Once teams are visualizing their work with Kanban, the next step is to learn how to optimize their workflows for value delivery. The most effective way to optimize flow in Kanban is to learn how to limit WIP, or work-in-process. WIP limits unlock the full potential of Kanban, enabling teams to deliver higher quality work faster than ever before, in a healthier, more sustainable environment.
Kanban 101: Supercharge your team’s productivity
Genom att uppmuntra team att identifiera, prioritera och avsiktligen slutföra arbetsposterna en i taget kan Kanban hjälpa till att bekämpa de skadliga effekterna av multitasking i en överstimulerad värld.Se e-boken • Kanban 101
Stop Flying Blind: Kanban’s Role in Connecting Your Business and Driving Team Productivity
Öppna upp nya nivåer av synlighet, optimering och samarbete för alla team över hela företaget.Titta på webinar • Stop Flying Blind
Read on to learn how WIP limits can help teams:
- Manage capacity
- Practice systems thinking
- Identify opportunities for continuous improvement
- Introduce slack into the system
What are WIP Limits?
WIP limits are fixed constraints that individuals, teams, or organizations impose upon themselves in order to limit the total number of work items in play at any given time. They are most commonly used by teams to limit how many cards can be in an active lane at once, although WIP limits can also be placed on specific individuals or specific lanes on a board.
WIP limits are communicated as a number. For example, “This board has a WIP limit of 7,” means that up to 7 cards can be in process without exceeding the limit.
Why Do We Need WIP Limits?
In Lean thinking, waste is defined as anything that does not add value to the customer. We operate in environments that are inherently wasteful, where focus and clarity are luxuries. Waste comes in many forms, including:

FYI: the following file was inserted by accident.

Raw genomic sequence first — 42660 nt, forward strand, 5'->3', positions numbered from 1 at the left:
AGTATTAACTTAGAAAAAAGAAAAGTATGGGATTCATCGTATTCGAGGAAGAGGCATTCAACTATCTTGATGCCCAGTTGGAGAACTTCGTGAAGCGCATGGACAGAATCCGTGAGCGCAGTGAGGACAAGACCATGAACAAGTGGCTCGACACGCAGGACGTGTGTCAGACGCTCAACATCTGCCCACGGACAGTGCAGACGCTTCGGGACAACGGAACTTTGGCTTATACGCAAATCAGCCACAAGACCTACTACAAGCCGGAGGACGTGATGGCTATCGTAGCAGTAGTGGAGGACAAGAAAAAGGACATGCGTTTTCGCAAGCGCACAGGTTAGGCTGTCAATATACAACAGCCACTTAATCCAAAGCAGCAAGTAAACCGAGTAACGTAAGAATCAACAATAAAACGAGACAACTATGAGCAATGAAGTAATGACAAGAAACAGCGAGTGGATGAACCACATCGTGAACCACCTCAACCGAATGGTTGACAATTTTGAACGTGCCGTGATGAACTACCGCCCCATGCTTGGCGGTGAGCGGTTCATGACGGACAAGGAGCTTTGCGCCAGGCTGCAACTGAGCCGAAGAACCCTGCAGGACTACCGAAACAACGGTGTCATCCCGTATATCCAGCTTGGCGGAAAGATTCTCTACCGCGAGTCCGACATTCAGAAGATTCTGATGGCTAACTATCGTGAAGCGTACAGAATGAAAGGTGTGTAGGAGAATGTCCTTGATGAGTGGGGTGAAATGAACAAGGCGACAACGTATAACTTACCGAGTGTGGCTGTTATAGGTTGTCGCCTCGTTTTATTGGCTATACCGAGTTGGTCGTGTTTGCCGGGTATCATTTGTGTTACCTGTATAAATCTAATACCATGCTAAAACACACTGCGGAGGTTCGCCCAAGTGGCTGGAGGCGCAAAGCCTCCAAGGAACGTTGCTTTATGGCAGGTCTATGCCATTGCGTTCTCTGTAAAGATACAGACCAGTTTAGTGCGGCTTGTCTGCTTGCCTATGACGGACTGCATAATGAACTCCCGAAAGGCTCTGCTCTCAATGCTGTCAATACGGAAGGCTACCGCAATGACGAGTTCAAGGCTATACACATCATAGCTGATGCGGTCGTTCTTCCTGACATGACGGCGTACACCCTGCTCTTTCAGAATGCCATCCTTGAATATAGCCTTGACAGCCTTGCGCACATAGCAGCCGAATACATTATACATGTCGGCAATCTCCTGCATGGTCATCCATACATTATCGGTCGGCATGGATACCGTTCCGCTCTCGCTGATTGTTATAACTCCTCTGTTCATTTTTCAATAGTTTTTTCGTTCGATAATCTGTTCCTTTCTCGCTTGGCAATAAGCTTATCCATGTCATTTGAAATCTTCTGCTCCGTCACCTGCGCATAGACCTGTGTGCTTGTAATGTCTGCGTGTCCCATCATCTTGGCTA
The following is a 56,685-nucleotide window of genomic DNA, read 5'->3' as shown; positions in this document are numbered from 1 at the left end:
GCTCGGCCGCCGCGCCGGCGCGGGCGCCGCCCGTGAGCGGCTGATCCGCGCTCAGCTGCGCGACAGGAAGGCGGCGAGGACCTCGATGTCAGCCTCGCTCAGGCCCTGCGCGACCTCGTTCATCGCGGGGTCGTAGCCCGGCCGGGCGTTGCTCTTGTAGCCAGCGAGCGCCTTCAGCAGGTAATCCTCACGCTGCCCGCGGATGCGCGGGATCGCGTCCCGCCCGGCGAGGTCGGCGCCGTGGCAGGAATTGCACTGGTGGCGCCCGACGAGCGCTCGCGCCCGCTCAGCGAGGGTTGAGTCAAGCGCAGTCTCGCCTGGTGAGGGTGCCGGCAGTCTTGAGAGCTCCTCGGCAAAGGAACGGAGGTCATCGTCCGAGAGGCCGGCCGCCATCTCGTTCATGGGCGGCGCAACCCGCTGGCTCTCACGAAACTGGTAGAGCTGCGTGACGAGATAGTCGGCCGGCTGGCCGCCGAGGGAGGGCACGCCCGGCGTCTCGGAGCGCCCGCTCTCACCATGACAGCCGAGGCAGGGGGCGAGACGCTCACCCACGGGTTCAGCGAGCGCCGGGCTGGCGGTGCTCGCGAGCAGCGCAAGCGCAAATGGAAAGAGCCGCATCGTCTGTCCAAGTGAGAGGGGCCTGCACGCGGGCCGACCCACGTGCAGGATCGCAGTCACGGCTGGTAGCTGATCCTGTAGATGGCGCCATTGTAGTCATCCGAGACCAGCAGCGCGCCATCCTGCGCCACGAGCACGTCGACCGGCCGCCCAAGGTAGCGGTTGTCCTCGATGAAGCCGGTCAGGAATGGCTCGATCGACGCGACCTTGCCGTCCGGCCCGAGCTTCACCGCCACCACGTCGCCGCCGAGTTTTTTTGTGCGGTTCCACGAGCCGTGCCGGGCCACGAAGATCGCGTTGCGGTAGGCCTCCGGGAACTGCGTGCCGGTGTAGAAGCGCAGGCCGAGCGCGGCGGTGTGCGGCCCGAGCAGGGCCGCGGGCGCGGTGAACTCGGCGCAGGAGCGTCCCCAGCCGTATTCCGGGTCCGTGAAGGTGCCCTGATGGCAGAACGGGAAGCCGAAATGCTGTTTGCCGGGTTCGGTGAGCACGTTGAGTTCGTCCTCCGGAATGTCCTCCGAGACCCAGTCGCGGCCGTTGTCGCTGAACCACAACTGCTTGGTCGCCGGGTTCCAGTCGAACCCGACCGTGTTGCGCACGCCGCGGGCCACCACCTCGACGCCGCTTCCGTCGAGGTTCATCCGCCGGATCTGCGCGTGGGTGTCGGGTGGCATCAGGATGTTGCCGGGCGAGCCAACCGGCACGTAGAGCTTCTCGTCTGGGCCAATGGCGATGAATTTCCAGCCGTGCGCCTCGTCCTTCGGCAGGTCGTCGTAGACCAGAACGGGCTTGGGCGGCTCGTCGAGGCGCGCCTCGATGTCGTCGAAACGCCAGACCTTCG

- Context switching
- Excess meetings
- Communication breakdowns
- Duplicate effort
- Handoff delays
- Missed deadlines
Without limiting WIP, it’s incredibly difficult to identify wasteful and inefficient processes.
The impact on our system can be disastrous, in terms of speed of delivery, work quality, cost, and morale.
Benefits of WIP Limits
Implementing WIP limits can be challenging, but the benefits of approaching our work with focus, clarity, and discipline far outweigh the pains of change. Here are four of the many benefits of using WIP limits to optimize our workflows.
1. WIP limits enable us to manage capacity
Every team has a finite amount of time, energy, and brain power every day with which it tries to maximize customer value. Most teams have very little understanding of how to effectively manage their capacity. A typical approach is to try to maximize the capacity of each individual on the team, so every team member can reach 100% utilization.
Work is not valuable until it reaches the hands of the customer. In most teams, very little work is truly “solo” work; most work requires the effort and expertise of several team members.
If each team member is at 100% utilization on the tasks to which they’re assigned, that means they have no capacity for collaborating with their team, responding to questions, or helping each other deliver work across the finish line. So in reality, 100% utilization means that everyone is impossibly busy — but nothing is actually getting done.
WIP limits help us more effectively utilize the collective efforts of our team members, so instead of a system where each person is trying to push their tasks to the next step, we create a system in which the team collaborates to move work from start to finish as quickly as possible.
This means that although less work is being done at one time, and although some team members may be underutilized at different points in the process, more value is actually getting into the hands of the customer.
2. WIP limits encourage us to practice systems thinking
WIP limits force us to work as a team to prioritize, plan, complete, and deploy work. This is a practice known as systems thinking – making decisions that benefit the entire team, so that our efforts contribute to achieving team goals. Systems thinking enables teams to make better use of their collective resources.
WIP limits ensure that teams operate with respect to the system’s overall capacity, in turn ensuring a fluid, consistent flow of value.
Most teams use WIP limits at the team level, while also imposing unofficial WIP limits on individuals as well (after all, a team WIP limit of 7 wouldn’t do much to improve productivity if one person was assigned to 5 of the cards on the board).